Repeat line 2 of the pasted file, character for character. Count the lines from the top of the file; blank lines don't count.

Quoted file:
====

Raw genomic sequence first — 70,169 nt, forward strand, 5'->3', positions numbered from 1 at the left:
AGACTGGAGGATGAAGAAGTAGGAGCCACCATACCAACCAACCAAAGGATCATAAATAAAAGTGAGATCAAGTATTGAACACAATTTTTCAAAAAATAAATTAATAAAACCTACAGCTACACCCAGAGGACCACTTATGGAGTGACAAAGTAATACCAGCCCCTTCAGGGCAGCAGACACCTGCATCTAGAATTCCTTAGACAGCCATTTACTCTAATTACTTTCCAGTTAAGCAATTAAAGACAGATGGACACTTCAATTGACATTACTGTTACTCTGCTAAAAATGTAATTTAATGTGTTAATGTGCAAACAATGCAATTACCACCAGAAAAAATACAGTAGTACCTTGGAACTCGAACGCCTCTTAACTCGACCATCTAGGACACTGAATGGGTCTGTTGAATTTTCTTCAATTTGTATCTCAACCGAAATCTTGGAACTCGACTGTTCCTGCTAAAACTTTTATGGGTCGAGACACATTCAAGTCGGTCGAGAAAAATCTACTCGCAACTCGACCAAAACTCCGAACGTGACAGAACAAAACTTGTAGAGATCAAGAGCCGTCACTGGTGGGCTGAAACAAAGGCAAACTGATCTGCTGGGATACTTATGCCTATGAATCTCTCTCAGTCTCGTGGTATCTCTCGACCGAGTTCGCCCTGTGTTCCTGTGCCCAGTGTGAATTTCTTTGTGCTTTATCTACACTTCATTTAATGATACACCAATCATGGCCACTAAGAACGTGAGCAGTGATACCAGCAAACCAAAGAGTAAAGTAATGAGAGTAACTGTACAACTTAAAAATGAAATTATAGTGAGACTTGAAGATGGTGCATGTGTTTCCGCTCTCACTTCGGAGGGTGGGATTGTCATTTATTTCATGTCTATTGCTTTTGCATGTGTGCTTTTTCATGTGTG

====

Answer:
AGACTGGAGGATGAAGAAGTAGGAGCCACCATACCAACCAACCAAAGGATCATAAATAAAAGTGAGATCAAGTATTGAACACAATTTTTCAAAAAATAAATTAATAAAACCTACAGCTACACCCAGAGGACCACTTATGGAGTGACAAAGTAATACCAGCCCCTTCAGGGCAGCAGACACCTGCATCTAGAATTCCTTAGACAGCCATTTACTCTAATTACTTTCCAGTTAAGCAATTAAAGACAGATGGACACTTCAATTGACATTACTGTTACTCTGCTAAAAATGTAATTTAATGTGTTAATGTGCAAACAATGCAATTACCACCAGAAAAAATACAGTAGTACCTTGGAACTCGAACGCCTCTTAACTCGACCATCTAGGACACTGAATGGGTCTGTTGAATTTTCTTCAATTTGTATCTCAACCGAAATCTTGGAACTCGACTGTTCCTGCTAAAACTTTTATGGGTCGAGACACATTCAAGTCGGTCGAGAAAAATCTACTCGCAACTCGACCAAAACTCCGAACGTGACAGAACAAAACTTGTAGAGATCAAGAGCCGTCACTGGTGGGCTGAAACAAAGGCAAACTGATCTGCTGGGATACTTATGCCTATGAATCTCTCTCAGTCTCGTGGTATCTCTCGACCGAGTTCGCCCTGTGTTCCTGTGCCCAGTGTGAATTTCTTTGTGCTTTATCTACACTTCATTTAATGATACACCAATCATGGCCACTAAGAACGTGAGCAGTGATACCAGCAAACCAAAGAGTAAAGTAATGAGAGTAACTGTACAACTTAAAAATGAAATTATAGTGAGACTTGAAGATGGTGCATGTGTTTCCGCTCTCACTTCGGAGGGTGGGATTGTCATTTATTTCATGTCTATTGCTTTTGCATGTGTGCTTTTTCATGTGTG